Paula Amad, Ph.D.
Paula Amad is an Associate Professor of Film Studies and Chair of the Department of Cinematic Arts (Jan 2016-July 2018; August 2019-December 2020). She teaches and researches at the intersection of film history and film theory, with specialization in French cinema, nonfiction film, archive and memory studies, feminist film history, postcolonial theory and visual studies, and the relationship between photography and film.
She is the author of Counter-Archive: Film, the Everyday and Albert Kahn's Archives de la Planète (Columbia University Press, 2010), which was deemed a highly recommended book by the Kraszna-Krausz Foundation Book Awards (2011), and numerous articles in journals such as Modernism/Modernity, Representations, Camera Obscura, History of Photography, Cinema Journal, Film History, and Framework. She is currently completing a second book focused on the airplane and camera as the twin vision and dream machines of early twentieth-century modernity.
Amad is a recipient of the Getty Foundation Postdoctoral Fellowship (2006-7), a Shpilman Institute of Photography Research Award (2011), a Visiting Scholar Fellowship at the Max Planck Institute for the History of Science in Berlin (Fall 2011), and the Katherine Singer Kovács Outstanding Essay Award from the Society of Cinema and Media Studies (2014). Her work has been translated into French, Italian, German, and Chinese and she has also taught at Melbourne University (Australia), Indiana University, and University of Paris III (France).
Recent graduate courses include: Digital Dust: Archives and New Media, From Document to Documentary, Cinema and the Everyday, Colonial/Postcolonial Theory & French Cinema; and undergraduate courses on Moviegoing Histories, Photography and Film, European Silent Cinema, Recording War, and Consumer Culture and Cinema.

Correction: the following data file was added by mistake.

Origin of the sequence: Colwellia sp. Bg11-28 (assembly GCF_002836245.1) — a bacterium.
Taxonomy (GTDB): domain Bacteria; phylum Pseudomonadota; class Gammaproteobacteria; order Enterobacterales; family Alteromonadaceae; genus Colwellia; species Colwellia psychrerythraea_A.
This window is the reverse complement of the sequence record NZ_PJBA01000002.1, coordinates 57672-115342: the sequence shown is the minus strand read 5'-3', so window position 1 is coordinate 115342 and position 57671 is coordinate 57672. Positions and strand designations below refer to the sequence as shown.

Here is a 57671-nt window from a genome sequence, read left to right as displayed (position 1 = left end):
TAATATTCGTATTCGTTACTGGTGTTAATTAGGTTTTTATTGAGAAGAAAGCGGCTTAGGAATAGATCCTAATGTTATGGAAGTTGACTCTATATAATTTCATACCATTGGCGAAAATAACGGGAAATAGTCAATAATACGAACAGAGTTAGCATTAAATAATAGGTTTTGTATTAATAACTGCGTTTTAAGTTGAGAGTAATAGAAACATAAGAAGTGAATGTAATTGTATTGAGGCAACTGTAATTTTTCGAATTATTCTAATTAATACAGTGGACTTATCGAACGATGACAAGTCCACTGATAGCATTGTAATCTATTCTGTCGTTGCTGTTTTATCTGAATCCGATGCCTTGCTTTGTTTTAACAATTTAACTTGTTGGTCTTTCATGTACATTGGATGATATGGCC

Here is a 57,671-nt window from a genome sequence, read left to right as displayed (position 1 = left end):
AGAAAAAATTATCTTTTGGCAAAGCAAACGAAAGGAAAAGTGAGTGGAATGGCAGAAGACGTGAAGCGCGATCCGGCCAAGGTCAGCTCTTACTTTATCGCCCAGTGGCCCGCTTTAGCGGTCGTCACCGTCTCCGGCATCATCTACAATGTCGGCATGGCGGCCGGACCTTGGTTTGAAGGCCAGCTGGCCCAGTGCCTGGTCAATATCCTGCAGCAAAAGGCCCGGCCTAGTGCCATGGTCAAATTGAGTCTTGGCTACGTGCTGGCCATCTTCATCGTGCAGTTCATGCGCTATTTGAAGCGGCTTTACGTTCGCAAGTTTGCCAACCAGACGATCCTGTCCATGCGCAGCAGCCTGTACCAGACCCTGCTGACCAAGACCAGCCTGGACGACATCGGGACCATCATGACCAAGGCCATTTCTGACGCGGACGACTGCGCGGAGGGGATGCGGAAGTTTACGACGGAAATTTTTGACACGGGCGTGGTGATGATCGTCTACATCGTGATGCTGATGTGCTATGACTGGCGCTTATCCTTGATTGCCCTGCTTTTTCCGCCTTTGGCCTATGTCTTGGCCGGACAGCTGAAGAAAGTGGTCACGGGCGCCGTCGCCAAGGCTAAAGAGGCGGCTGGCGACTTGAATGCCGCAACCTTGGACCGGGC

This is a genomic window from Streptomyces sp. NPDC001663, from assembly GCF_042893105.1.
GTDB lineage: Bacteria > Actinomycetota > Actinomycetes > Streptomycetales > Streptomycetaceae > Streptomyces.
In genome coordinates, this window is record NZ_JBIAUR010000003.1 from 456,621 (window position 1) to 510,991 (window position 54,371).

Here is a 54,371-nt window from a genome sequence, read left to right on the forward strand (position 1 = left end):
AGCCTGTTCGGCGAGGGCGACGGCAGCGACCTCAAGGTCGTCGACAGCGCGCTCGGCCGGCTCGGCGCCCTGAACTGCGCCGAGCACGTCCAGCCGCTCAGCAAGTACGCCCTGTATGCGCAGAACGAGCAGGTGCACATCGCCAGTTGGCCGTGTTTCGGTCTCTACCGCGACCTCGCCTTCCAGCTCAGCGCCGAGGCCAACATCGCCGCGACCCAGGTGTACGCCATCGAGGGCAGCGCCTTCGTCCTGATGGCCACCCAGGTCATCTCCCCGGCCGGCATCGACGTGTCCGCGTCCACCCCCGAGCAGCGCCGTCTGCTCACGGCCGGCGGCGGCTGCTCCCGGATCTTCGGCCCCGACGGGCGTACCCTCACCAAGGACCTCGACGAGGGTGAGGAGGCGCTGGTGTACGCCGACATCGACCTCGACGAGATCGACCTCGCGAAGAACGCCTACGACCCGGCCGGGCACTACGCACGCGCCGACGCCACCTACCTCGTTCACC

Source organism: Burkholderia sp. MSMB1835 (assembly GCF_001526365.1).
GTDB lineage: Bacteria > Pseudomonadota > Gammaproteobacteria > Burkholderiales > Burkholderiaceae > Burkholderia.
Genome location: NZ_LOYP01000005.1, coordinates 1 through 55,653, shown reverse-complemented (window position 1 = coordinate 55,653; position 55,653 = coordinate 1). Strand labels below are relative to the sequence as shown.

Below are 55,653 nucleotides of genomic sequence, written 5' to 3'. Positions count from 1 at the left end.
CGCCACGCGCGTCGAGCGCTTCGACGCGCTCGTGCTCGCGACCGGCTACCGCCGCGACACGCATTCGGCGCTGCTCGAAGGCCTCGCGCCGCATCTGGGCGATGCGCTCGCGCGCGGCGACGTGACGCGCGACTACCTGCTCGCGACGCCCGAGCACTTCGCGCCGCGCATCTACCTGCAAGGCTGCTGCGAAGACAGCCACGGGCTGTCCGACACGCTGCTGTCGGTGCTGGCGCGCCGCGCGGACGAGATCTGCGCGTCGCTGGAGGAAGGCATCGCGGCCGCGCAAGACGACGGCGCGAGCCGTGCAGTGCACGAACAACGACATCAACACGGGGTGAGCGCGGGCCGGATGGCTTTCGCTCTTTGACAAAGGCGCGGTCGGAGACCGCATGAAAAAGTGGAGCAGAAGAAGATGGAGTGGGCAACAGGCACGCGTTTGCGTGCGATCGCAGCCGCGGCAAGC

- “ ‘The World’s Heavy Gaze’: Recovering Cin-aereality in the Post-War Avant-Gardes,” Modernism/Modernity 27.2 (April 2020): 207-242.
- “Film as ‘the skin of History’: André Bazin and the Specter of the Archive and Death in Nicole Védrès’s Paris 1900 (1947),” Representations 130 (Spring 2015): 84-118.
- “Visual Riposte: Reconsidering the Return of the Gaze as Postcolonial Theory’s Gift to Film Studies” (Cinema Journal, 52.3 (Spring 2013): 25-48. This essay was awarded the 2014 Katherine Singer Kovács Outstanding Essay Award by the Society of Cinema and Media Studies
- Interview about "Visual Riposte" article on Aca-Media (the podcast of the Society for Cinema and Media Studies and Cinema Journal)
- Follow-up essay to my Cinema Journal "Visual Ripose" article: "If Looks Could Kill: Postscripts and Afterthoughts to 'Visual Riposte," Flow. Vol. 17.12 (2013).
- “From God’s-eye to Camera-Eye: Aerial Photography and Modernity’s Post-humanist and Neo-humanist Visions of the World.” History of Photography, 36.1 (February 2012): 66-86.
- Counter-Archive: Film, the Everyday, and Albert Kahn’s Archives de la Planète (Columbia University Press, 2010).
- “Between the ‘familiar text’ and the ‘book of the world’: Touring The Ambivalent Contexts of Travel Films,” in Virtual Voyages: Cinema and Travel, ed. Jeffrey Ruoff (Duke University Press, 2006) 99-116.
- “‘These spectacles are never forgotten’: Memory and Reception in Colette’s film criticism.” Camera Obscura: Feminism, Culture and Media Studies 59 (2005): 119-164.
- "'Objects became witnesses': Ève Francis as witness to the emergence of French cinephilia and film criticism.” Framework: The Journal of Cinema and Media 46.1 (Spring 2005): 56-73
- French Cinema
- Nonfiction Film
- Archive and Memory Studies
- Postcolonial Theory in the Visual Domain
- The Relationship Between Photography and Film